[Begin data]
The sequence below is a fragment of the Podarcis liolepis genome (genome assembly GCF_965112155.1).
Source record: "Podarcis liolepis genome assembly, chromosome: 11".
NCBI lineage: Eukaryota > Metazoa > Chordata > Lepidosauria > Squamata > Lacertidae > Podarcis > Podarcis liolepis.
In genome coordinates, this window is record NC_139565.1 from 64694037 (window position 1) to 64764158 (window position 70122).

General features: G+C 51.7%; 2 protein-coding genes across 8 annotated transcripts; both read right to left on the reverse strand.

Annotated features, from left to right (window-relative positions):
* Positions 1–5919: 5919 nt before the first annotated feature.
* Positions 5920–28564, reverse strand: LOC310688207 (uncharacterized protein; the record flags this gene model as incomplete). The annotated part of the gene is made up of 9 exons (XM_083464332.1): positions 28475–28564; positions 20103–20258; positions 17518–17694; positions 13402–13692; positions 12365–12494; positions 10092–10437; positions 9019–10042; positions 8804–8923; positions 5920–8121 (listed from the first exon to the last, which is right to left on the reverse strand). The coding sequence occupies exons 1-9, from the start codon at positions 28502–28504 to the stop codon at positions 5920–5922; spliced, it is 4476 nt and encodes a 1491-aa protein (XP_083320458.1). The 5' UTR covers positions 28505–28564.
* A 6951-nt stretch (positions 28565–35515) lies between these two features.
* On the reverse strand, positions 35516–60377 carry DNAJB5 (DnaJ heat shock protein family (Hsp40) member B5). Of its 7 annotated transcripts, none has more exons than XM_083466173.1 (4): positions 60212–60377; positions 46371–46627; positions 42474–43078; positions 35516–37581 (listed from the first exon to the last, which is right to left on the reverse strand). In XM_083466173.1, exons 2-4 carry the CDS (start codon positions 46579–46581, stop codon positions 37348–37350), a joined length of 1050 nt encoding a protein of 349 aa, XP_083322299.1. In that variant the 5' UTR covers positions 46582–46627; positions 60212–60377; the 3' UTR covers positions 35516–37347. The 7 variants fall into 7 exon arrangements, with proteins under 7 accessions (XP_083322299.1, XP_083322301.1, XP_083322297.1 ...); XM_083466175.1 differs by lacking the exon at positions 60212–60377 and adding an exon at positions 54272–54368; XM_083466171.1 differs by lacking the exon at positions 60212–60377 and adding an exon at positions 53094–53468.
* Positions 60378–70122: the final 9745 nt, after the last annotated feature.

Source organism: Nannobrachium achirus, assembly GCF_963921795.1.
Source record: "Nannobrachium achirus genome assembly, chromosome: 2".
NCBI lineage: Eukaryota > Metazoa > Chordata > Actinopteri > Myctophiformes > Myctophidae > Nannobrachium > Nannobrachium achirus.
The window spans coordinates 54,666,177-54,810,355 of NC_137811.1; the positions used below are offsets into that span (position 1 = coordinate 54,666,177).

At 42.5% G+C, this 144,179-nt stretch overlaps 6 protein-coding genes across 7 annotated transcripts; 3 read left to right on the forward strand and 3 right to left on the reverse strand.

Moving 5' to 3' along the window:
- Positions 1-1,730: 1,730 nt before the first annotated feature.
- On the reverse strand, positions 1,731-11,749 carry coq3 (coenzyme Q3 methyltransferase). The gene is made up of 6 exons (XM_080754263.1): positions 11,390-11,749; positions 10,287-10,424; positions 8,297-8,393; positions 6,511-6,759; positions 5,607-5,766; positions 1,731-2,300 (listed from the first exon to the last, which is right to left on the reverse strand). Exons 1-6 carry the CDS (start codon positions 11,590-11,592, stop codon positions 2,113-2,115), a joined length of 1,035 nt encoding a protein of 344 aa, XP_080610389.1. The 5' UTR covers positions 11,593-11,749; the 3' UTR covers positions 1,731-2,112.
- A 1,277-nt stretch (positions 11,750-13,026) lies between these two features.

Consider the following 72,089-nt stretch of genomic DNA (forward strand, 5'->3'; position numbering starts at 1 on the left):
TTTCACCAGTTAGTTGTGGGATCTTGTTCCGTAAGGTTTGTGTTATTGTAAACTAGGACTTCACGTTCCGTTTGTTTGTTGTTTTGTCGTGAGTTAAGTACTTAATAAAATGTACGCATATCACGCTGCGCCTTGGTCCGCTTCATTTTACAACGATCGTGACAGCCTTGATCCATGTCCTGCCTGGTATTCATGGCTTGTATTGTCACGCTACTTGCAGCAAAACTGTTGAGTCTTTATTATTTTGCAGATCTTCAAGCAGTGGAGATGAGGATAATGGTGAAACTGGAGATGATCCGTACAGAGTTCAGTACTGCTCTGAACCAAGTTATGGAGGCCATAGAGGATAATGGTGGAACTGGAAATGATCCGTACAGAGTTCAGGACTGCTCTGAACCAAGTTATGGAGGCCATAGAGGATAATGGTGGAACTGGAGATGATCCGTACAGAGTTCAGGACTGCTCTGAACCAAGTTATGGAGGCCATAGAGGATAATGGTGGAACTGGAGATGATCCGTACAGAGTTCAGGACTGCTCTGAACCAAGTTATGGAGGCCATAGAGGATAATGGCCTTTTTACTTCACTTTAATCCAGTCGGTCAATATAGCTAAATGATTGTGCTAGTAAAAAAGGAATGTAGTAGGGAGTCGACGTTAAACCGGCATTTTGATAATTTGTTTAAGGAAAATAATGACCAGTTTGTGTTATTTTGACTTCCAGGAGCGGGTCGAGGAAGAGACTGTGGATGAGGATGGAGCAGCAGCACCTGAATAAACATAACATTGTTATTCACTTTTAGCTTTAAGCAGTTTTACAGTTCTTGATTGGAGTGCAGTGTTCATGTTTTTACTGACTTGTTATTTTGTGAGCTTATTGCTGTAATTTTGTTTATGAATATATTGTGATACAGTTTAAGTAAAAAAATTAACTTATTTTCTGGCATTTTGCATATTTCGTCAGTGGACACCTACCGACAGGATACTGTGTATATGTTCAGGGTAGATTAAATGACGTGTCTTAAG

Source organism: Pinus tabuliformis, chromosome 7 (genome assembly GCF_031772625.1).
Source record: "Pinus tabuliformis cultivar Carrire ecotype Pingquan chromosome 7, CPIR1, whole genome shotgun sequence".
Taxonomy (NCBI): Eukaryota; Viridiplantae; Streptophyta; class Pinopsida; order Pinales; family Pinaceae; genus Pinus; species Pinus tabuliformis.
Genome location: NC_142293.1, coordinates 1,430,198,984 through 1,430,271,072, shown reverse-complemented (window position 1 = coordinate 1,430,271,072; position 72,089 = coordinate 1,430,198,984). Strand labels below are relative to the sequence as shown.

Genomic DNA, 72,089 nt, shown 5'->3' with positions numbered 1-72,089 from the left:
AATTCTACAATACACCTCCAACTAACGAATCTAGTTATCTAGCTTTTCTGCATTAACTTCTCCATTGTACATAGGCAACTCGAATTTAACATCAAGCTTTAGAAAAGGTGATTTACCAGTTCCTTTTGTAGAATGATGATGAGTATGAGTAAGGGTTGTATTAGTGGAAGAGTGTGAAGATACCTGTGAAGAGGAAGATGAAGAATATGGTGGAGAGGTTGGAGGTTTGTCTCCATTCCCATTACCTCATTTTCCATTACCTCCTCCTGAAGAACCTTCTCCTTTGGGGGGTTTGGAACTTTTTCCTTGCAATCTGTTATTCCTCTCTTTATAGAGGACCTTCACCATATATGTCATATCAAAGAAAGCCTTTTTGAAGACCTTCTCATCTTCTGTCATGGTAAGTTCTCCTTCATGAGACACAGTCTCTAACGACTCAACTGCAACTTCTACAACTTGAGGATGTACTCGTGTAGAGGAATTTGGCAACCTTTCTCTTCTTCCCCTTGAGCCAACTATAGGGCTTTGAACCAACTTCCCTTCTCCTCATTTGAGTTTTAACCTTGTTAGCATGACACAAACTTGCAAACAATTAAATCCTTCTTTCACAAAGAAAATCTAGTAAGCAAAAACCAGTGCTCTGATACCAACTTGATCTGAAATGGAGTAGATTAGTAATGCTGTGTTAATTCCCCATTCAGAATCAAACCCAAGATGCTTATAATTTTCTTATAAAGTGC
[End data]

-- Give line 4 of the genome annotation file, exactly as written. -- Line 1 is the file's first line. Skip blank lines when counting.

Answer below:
In genome coordinates, this window is record NC_139565.1 from 64694037 (window position 1) to 64764158 (window position 70122).